BERKELEY – The dollar is the world’s go-to currency. But for how much longer? Will the dollar’s status as the only true global currency be irreparably damaged by the battle in the US Congress over raising the federal government’s debt ceiling? Is the dollar’s “exorbitant privilege” as the world’s main reserve currency truly at risk?
To be sure, the purveyors of dollar doom and gloom have cried wolf before. When the subprime-mortgage crisis hit, it was widely predicted that the dollar would suffer. In fact, the greenback strengthened as investors seeking a safe haven rushed into US Treasury bonds. A year later, when Lehman Brothers failed, the dollar benefited from the safe-haven effect yet again.
Data from the International Monetary Fund confirm that these shocks caused little (if any) decline in the dominance of the dollar in central banks’ holdings of foreign-currency reserves. Likewise, data gathered by the Bank for International Settlements show that the dollar dominates global foreign-exchange transactions as much as it did in 2007.
But a default on US government debt precipitated by failure to raise the debt ceiling would be a very different kind of shock, with very different effects. In response to the subprime disruption and Lehman’s collapse, investors piled into US government bonds, because they offered safety and liquidity – prized attributes in a crisis. These are precisely the attributes that would be jeopardized by a default.
The presumption that US Treasury bonds are a safe source of income would be the first casualty of default. Even if the Treasury paid bondholders first – choosing to stiff, say, contractors or Social Security recipients – the idea that the US government always pays its bills would no longer be taken for granted. Holders of US Treasury bonds would begin to think twice.
The impact on market liquidity would also be severe. Fedwire, the electronic network operated by the US Federal Reserve to transfer funds between financial institutions, is not set up to settle transactions in defaulted securities. So Fedwire would immediately freeze. The repo market, in which loans are provided against Treasury bonds, would also seize up.
For their part, mutual funds that are prohibited by covenant from holding defaulted securities would have to dump their Treasuries in a self-destructive fire sale. Money-market mutual funds, virtually without exception, would “break the buck,” allowing their shares to go to a discount. The impact would be many times more severe than when one money-market player, the Reserve Primary Fund, broke the buck in 2008.
Indeed, the entire commercial banking sector, which owns nearly $2 trillion in government-backed securities – would be threatened. Confidence in the banks rests on confidence in the Federal Deposit Insurance Corporation, which insures deposits. But it is not inconceivable that the FDIC would go bust if the value of the banks’ Treasury bonds cratered.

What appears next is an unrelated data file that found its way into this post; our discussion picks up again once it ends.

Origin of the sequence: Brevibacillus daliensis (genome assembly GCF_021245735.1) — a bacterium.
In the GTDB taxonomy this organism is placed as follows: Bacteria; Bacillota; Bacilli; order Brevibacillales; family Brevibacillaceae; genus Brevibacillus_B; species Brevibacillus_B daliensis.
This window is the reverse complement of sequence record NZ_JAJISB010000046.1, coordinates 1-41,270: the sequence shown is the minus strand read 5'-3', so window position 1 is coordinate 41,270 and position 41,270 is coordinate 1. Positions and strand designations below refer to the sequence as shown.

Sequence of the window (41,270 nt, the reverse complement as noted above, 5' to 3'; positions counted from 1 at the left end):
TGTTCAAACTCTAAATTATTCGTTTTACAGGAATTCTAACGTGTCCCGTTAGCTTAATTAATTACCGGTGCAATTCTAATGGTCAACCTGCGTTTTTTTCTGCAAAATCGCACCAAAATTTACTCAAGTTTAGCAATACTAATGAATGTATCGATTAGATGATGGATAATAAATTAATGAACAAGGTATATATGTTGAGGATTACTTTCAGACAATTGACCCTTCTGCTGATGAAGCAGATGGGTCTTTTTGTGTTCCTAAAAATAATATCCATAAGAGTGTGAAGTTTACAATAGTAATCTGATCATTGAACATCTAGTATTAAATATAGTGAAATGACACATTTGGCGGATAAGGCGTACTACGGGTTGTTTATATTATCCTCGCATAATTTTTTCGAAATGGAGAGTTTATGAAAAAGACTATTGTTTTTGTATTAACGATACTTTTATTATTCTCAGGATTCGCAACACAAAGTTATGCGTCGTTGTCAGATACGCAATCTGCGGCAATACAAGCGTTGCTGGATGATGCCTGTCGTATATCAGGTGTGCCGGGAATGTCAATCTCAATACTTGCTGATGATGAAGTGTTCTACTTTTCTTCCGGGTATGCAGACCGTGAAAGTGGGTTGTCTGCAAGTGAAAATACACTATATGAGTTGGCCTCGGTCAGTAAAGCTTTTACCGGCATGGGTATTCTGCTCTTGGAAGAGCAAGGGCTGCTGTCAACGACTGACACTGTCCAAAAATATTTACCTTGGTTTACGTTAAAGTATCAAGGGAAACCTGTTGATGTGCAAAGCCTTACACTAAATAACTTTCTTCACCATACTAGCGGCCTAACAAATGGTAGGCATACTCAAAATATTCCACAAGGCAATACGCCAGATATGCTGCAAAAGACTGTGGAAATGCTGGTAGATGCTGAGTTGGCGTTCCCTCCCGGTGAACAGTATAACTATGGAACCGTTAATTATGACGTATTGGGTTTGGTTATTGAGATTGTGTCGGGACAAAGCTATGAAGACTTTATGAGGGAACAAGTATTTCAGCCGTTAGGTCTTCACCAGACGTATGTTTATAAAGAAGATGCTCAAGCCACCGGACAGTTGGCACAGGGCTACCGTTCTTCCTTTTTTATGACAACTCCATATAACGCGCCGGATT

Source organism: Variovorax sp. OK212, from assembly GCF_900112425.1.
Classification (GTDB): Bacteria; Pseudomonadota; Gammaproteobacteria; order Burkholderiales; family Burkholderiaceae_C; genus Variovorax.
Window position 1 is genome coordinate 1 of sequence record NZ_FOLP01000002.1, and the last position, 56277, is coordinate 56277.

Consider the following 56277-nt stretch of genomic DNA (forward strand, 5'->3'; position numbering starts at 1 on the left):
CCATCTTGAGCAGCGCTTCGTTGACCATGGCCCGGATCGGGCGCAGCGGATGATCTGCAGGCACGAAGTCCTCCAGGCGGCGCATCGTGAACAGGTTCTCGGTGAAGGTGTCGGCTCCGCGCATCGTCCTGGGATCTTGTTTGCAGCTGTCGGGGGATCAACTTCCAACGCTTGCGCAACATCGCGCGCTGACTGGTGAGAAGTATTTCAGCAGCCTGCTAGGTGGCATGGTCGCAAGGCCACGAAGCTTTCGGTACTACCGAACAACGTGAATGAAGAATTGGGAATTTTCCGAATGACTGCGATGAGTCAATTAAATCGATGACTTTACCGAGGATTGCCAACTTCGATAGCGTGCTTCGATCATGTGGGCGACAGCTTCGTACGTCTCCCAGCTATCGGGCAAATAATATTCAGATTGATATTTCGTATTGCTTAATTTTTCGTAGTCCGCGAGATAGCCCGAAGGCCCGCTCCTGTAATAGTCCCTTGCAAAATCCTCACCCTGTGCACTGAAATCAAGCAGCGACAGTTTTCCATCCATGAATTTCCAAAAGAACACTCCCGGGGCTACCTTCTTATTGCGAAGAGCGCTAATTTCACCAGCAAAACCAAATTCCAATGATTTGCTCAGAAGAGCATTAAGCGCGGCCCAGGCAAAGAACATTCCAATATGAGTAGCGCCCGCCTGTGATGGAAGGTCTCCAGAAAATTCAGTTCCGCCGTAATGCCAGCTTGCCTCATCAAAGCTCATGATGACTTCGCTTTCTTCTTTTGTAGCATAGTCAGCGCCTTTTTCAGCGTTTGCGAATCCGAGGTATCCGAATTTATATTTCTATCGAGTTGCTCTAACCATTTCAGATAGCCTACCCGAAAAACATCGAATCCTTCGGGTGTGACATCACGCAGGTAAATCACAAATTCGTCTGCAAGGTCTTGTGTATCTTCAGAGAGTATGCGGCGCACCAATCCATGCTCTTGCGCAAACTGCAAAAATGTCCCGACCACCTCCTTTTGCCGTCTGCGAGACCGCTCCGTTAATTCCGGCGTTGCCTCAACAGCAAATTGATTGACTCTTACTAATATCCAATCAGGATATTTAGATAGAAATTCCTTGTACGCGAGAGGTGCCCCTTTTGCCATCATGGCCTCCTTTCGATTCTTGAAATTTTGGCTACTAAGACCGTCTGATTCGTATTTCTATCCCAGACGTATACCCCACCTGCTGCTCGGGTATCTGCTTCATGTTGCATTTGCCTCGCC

The result would be a sharp drop in the dollar and catastrophic losses for US financial institutions. Beyond the immediate financial costs, the dollar’s global safe-haven status would be lost.
It is difficult to estimate the cost to the US of losing the dollar’s position as the leading international currency. But 2% of GDP, or one year’s worth of economic growth, is not an unreasonable guess. With foreign central banks and international investors shunning dollars, the US Treasury would have to pay more to borrow, even if the debt ceiling was eventually raised. The US would also lose the insurance value of a currency that automatically strengthens when something goes wrong (whether at home or abroad).
The impact on the rest of the world would be even more calamitous. Foreign investors, too, would suffer severe losses on their holdings of US treasuries. In addition, disaffected holders of dollars would rush into other currencies, like the euro, which would appreciate sharply as a result. A significantly stronger euro is, of course, the last thing a moribund Europe needs. Consider the adverse impact on Spain, an ailing economy that is struggling to increase its exports.
Likewise, small economies’ currencies – for example, the Canadian dollar and the Norwegian krone – would shoot through the roof. Even emerging-market countries like South Korea and Mexico would experience similar effects, jeopardizing their export sectors. They would have no choice but to apply strict capital controls to limit foreign purchases of their securities. It is not inconceivable that advanced countries would do the same, which would mean the end of financial globalization. Indeed, it could spell the end of all economic globalization.
Sane governments do not default when they have a choice – especially not when they enjoy the “exorbitant privilege” of issuing the only true global currency. We are about to find out whether the US still has a sane government.
Barry Eichengreen is Professor of Economics and Political Science at the University of California, Berkeley
Copyright: Project Syndicate